Genevieve looked at me and said, “No, you haven’t met her. She died some time ago.” As I was to learn in time to come, Genevieve didn’t like conversations to end with stricken people. I had no idea what to say next beyond, “I’m so sorry.”
She said, “Come have some tea with me and tell me why you want a shoe box. I am truly interested in the hospital, still. (She gave me a friendly look.) Gillian was ill for over two years so I feel like it is still my life… only it got cut off.” A weird little grimace accompanied this last. We sat down at a small table a short way from the window and I told her about Collin’s idea of a grotto, complete with shoe box and picture.
I expect I talked a lot out of sheer shock but it is also true that she understood exactly the problem I was trying to deal with, entertaining a sick child in a narrow environment. She contributed a few funny stories about entertaining her daughter who seemed to have been about twelve, and then she stared into space for a moment, looked startled, and exclaimed, “I forgot something. Will you sit here for a moment with my stuff? I’ll be right back.” Before I could speak she was out of her seat and gone, vanishing into a crowd of people passing just then. I sat there wondering about her and Gillian and finishing my drink. Then she was back.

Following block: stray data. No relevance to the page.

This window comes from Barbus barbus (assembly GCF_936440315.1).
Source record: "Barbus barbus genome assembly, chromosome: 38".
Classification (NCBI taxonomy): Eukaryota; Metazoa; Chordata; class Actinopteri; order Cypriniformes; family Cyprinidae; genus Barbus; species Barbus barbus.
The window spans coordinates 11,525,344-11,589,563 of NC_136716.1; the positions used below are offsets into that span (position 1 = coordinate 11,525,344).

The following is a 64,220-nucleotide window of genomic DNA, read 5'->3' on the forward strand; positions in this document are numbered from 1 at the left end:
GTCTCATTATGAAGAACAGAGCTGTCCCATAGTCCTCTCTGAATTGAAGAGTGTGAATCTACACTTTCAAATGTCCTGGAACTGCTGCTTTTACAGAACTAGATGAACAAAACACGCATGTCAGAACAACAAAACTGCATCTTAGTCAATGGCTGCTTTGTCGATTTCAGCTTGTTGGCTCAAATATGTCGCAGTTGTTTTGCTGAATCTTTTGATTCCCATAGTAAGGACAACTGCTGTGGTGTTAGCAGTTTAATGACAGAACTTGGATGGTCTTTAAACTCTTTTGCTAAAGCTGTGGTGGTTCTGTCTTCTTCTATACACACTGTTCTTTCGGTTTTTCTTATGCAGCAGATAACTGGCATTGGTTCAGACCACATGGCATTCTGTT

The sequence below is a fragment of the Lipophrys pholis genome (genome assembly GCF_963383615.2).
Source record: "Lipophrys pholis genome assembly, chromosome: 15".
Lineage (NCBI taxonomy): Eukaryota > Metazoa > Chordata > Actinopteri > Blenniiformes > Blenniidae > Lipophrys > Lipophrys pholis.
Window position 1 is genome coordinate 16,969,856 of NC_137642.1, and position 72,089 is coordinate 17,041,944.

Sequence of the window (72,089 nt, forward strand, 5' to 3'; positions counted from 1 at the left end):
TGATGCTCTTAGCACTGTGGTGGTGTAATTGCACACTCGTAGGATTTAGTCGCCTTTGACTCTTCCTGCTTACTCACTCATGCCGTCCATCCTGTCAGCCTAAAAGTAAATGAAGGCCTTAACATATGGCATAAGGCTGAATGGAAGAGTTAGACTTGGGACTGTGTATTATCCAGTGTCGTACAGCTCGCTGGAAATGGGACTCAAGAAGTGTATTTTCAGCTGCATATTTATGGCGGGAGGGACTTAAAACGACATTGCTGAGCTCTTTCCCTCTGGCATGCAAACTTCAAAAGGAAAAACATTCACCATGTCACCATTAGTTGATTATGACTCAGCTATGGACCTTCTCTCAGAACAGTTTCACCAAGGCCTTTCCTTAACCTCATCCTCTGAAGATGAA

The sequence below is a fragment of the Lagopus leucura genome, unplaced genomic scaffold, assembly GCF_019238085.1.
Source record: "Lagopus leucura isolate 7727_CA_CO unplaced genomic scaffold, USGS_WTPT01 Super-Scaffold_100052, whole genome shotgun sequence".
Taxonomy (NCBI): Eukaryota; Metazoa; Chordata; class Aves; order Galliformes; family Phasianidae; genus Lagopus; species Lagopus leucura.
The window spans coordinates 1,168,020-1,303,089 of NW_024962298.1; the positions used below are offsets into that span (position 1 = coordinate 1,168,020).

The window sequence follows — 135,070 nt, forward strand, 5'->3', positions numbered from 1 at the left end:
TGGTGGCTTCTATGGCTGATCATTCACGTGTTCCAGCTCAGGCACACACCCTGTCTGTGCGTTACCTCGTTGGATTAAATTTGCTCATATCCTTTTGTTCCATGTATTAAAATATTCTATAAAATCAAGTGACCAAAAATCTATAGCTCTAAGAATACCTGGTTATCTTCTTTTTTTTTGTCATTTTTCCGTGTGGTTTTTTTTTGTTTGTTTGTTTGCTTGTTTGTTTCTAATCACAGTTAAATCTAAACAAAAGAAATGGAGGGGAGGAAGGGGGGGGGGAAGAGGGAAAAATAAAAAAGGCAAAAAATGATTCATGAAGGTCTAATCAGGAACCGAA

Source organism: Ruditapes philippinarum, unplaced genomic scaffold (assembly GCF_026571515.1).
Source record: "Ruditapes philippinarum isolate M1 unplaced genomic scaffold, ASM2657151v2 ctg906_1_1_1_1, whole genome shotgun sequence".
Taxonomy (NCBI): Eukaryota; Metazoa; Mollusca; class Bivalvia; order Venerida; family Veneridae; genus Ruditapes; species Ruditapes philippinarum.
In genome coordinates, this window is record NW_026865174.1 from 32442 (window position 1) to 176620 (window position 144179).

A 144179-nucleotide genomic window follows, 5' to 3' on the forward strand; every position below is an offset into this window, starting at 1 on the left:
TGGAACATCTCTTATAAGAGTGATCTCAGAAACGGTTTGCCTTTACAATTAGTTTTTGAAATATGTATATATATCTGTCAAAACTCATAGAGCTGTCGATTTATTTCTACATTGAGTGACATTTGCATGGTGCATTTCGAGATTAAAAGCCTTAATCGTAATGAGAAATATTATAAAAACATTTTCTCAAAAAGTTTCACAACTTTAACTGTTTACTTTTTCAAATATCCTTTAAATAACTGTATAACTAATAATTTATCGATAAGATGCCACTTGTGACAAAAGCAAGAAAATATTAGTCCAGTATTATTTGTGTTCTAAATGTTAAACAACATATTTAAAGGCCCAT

She bent over her shopping bags, pulled out two pairs of really pretty shoes and put them on the table. “Here, check them out. I think you’re being cheated, you know. After all, if I give you the boxes you don’t get to do the shoe shopping.” One pair of shoes was a soft brown with flower shaped cutouts backed in tan, and pretty heels, not too high. The other was sage green, with four inch heels, a tiny bow, and extremely pointed toes. Quite luscious. Quite expensive. She was a very well-dressed woman, I realized. She was putting one of the shoe boxes inside the other when I finished examining her shoes and looked up. As Collin and I had surmised, four inch heels made for a large box. She put the nested boxes in a bag and handed it over. “I think that will help, don’t you?’ With a last friendly smile she was gone, almost before I had been able to say thank you, or tell her what I thought of her shoes.